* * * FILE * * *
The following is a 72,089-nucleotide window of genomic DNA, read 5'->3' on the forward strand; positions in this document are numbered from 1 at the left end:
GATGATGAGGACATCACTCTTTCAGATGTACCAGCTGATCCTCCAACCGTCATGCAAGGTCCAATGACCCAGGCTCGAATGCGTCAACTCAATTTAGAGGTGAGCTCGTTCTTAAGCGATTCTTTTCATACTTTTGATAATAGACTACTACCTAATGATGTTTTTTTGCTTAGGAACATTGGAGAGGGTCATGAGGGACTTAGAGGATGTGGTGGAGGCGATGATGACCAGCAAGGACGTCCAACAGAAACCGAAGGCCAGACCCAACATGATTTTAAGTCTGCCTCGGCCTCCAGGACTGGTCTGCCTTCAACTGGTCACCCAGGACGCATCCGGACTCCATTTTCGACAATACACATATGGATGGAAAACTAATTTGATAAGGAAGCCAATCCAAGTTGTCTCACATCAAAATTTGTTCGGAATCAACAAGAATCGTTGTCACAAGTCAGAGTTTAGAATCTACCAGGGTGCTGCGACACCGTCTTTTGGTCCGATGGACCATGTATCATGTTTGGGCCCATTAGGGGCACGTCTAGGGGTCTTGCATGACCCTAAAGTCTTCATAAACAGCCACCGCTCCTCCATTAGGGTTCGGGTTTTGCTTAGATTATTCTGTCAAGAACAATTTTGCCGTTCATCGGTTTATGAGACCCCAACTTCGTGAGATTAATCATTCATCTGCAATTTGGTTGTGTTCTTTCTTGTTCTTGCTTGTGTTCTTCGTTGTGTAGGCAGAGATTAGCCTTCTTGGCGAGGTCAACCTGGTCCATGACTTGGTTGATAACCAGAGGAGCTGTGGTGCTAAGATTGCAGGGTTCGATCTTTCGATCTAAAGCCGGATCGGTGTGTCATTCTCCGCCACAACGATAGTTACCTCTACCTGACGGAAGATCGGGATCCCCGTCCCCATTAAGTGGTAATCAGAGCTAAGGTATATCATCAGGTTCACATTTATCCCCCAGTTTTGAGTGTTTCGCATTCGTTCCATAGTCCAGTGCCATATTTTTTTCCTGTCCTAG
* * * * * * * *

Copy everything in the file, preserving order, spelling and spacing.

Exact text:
The following is a 72,089-nucleotide window of genomic DNA, read 5'->3' on the forward strand; positions in this document are numbered from 1 at the left end:
GATGATGAGGACATCACTCTTTCAGATGTACCAGCTGATCCTCCAACCGTCATGCAAGGTCCAATGACCCAGGCTCGAATGCGTCAACTCAATTTAGAGGTGAGCTCGTTCTTAAGCGATTCTTTTCATACTTTTGATAATAGACTACTACCTAATGATGTTTTTTTGCTTAGGAACATTGGAGAGGGTCATGAGGGACTTAGAGGATGTGGTGGAGGCGATGATGACCAGCAAGGACGTCCAACAGAAACCGAAGGCCAGACCCAACATGATTTTAAGTCTGCCTCGGCCTCCAGGACTGGTCTGCCTTCAACTGGTCACCCAGGACGCATCCGGACTCCATTTTCGACAATACACATATGGATGGAAAACTAATTTGATAAGGAAGCCAATCCAAGTTGTCTCACATCAAAATTTGTTCGGAATCAACAAGAATCGTTGTCACAAGTCAGAGTTTAGAATCTACCAGGGTGCTGCGACACCGTCTTTTGGTCCGATGGACCATGTATCATGTTTGGGCCCATTAGGGGCACGTCTAGGGGTCTTGCATGACCCTAAAGTCTTCATAAACAGCCACCGCTCCTCCATTAGGGTTCGGGTTTTGCTTAGATTATTCTGTCAAGAACAATTTTGCCGTTCATCGGTTTATGAGACCCCAACTTCGTGAGATTAATCATTCATCTGCAATTTGGTTGTGTTCTTTCTTGTTCTTGCTTGTGTTCTTCGTTGTGTAGGCAGAGATTAGCCTTCTTGGCGAGGTCAACCTGGTCCATGACTTGGTTGATAACCAGAGGAGCTGTGGTGCTAAGATTGCAGGGTTCGATCTTTCGATCTAAAGCCGGATCGGTGTGTCATTCTCCGCCACAACGATAGTTACCTCTACCTGACGGAAGATCGGGATCCCCGTCCCCATTAAGTGGTAATCAGAGCTAAGGTATATCATCAGGTTCACATTTATCCCCCAGTTTTGAGTGTTTCGCATTCGTTCCATAGTCCAGTGCCATATTTTTTTCCTGTCCTAG